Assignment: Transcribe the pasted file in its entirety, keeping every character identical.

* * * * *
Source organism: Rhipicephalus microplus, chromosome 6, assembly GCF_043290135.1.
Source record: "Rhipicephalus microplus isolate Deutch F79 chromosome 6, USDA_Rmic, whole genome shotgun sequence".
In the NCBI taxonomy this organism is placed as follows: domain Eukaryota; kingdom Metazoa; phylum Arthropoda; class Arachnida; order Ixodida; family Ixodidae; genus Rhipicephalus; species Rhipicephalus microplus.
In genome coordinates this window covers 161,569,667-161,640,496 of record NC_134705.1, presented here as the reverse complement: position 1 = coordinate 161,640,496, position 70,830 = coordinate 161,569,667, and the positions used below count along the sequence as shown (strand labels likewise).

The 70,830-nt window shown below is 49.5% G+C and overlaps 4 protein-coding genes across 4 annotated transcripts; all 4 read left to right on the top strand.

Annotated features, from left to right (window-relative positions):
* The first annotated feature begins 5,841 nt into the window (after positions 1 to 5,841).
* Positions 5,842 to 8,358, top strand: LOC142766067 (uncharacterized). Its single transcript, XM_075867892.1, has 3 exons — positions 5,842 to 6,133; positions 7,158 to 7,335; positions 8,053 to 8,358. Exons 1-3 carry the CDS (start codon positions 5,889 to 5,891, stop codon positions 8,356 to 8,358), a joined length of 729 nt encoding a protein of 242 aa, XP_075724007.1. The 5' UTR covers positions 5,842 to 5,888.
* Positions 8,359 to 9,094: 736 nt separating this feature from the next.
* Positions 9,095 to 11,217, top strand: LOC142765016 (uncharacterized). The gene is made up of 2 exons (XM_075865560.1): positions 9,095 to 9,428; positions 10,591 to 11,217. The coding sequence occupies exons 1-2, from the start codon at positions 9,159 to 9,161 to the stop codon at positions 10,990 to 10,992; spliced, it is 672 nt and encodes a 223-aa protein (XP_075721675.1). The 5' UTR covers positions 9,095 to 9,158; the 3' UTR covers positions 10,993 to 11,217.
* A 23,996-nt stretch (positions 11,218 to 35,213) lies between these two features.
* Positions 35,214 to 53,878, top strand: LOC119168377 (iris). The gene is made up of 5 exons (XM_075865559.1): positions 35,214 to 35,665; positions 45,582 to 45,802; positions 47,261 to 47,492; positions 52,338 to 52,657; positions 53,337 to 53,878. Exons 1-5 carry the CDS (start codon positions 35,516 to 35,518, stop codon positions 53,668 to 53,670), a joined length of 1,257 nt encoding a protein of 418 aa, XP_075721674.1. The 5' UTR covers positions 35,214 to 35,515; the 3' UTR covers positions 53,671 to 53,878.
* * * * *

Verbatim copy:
Source organism: Rhipicephalus microplus, chromosome 6, assembly GCF_043290135.1.
Source record: "Rhipicephalus microplus isolate Deutch F79 chromosome 6, USDA_Rmic, whole genome shotgun sequence".
In the NCBI taxonomy this organism is placed as follows: domain Eukaryota; kingdom Metazoa; phylum Arthropoda; class Arachnida; order Ixodida; family Ixodidae; genus Rhipicephalus; species Rhipicephalus microplus.
In genome coordinates this window covers 161,569,667-161,640,496 of record NC_134705.1, presented here as the reverse complement: position 1 = coordinate 161,640,496, position 70,830 = coordinate 161,569,667, and the positions used below count along the sequence as shown (strand labels likewise).

The 70,830-nt window shown below is 49.5% G+C and overlaps 4 protein-coding genes across 4 annotated transcripts; all 4 read left to right on the top strand.

Annotated features, from left to right (window-relative positions):
* The first annotated feature begins 5,841 nt into the window (after positions 1 to 5,841).
* Positions 5,842 to 8,358, top strand: LOC142766067 (uncharacterized). Its single transcript, XM_075867892.1, has 3 exons — positions 5,842 to 6,133; positions 7,158 to 7,335; positions 8,053 to 8,358. Exons 1-3 carry the CDS (start codon positions 5,889 to 5,891, stop codon positions 8,356 to 8,358), a joined length of 729 nt encoding a protein of 242 aa, XP_075724007.1. The 5' UTR covers positions 5,842 to 5,888.
* Positions 8,359 to 9,094: 736 nt separating this feature from the next.
* Positions 9,095 to 11,217, top strand: LOC142765016 (uncharacterized). The gene is made up of 2 exons (XM_075865560.1): positions 9,095 to 9,428; positions 10,591 to 11,217. The coding sequence occupies exons 1-2, from the start codon at positions 9,159 to 9,161 to the stop codon at positions 10,990 to 10,992; spliced, it is 672 nt and encodes a 223-aa protein (XP_075721675.1). The 5' UTR covers positions 9,095 to 9,158; the 3' UTR covers positions 10,993 to 11,217.
* A 23,996-nt stretch (positions 11,218 to 35,213) lies between these two features.
* Positions 35,214 to 53,878, top strand: LOC119168377 (iris). The gene is made up of 5 exons (XM_075865559.1): positions 35,214 to 35,665; positions 45,582 to 45,802; positions 47,261 to 47,492; positions 52,338 to 52,657; positions 53,337 to 53,878. Exons 1-5 carry the CDS (start codon positions 35,516 to 35,518, stop codon positions 53,668 to 53,670), a joined length of 1,257 nt encoding a protein of 418 aa, XP_075721674.1. The 5' UTR covers positions 35,214 to 35,515; the 3' UTR covers positions 53,671 to 53,878.